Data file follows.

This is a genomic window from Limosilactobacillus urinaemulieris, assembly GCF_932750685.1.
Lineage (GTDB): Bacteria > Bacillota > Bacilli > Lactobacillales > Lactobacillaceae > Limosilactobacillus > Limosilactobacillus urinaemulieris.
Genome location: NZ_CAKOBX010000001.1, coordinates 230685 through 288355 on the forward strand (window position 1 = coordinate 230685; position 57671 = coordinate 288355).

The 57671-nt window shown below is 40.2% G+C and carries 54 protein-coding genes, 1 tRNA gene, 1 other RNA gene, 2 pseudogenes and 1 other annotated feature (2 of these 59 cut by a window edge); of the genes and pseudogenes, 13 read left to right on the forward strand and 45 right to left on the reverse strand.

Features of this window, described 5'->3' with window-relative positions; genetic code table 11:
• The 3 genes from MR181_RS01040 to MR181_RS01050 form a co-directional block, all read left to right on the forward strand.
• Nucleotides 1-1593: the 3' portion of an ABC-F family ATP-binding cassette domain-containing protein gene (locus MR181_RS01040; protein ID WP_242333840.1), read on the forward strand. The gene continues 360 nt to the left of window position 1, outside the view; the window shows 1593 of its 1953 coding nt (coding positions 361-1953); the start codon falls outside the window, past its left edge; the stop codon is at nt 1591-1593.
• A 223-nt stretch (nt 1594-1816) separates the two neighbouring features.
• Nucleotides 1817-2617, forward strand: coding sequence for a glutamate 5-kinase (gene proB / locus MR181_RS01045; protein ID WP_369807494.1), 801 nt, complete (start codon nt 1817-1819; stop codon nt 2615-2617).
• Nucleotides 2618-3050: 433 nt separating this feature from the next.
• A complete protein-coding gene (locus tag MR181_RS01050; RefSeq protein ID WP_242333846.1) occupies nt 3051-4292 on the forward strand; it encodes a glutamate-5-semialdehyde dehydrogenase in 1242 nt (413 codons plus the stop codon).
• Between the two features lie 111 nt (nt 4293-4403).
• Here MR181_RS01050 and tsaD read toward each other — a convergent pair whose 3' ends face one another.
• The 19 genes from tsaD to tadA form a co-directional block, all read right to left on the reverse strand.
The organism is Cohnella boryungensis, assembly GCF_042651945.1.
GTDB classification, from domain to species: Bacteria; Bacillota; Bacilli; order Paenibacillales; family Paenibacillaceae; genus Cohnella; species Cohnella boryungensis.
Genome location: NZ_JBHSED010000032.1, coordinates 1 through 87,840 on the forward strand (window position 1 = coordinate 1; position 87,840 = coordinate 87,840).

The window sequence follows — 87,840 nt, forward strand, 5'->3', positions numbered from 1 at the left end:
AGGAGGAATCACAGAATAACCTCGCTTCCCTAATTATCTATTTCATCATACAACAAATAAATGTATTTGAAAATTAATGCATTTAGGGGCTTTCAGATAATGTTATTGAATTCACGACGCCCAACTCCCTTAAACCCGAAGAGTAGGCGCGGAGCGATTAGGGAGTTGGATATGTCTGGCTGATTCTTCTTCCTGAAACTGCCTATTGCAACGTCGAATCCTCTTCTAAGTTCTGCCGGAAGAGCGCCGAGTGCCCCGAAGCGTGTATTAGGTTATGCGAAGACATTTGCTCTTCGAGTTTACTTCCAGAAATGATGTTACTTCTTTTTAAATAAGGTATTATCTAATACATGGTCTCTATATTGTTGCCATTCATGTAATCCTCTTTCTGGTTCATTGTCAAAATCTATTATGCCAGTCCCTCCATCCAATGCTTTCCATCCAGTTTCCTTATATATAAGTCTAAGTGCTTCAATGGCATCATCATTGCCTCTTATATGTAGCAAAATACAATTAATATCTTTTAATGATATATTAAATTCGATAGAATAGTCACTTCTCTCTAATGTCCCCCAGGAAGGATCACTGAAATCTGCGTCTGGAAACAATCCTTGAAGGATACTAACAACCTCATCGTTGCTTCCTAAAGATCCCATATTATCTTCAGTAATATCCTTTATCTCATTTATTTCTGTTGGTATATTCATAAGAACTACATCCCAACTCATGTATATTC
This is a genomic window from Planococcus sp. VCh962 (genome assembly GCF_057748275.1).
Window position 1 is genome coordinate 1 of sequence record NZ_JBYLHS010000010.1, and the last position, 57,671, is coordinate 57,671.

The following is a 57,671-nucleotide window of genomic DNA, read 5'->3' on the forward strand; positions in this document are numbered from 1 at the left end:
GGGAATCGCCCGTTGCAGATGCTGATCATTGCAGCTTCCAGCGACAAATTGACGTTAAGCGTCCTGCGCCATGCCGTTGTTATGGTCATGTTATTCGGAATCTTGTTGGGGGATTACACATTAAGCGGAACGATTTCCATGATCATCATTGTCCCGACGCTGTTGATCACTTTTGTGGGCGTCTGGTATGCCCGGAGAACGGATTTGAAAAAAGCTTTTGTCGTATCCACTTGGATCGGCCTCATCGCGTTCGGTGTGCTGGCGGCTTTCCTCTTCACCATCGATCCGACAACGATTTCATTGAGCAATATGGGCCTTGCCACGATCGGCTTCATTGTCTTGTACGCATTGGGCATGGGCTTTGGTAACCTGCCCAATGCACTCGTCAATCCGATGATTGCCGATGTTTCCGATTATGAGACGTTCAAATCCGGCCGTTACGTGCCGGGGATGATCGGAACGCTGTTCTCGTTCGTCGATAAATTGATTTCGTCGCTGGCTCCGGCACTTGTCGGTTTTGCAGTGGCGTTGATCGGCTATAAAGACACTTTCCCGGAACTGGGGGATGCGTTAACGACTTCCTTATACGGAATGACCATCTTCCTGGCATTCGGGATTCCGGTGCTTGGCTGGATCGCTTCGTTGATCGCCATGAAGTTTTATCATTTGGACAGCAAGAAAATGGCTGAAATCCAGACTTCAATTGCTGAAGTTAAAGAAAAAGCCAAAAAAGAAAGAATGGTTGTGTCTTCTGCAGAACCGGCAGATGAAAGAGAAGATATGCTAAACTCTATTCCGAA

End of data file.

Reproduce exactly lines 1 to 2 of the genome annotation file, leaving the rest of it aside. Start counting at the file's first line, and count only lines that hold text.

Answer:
This is a genomic window from Limosilactobacillus urinaemulieris, assembly GCF_932750685.1.
Lineage (GTDB): Bacteria > Bacillota > Bacilli > Lactobacillales > Lactobacillaceae > Limosilactobacillus > Limosilactobacillus urinaemulieris.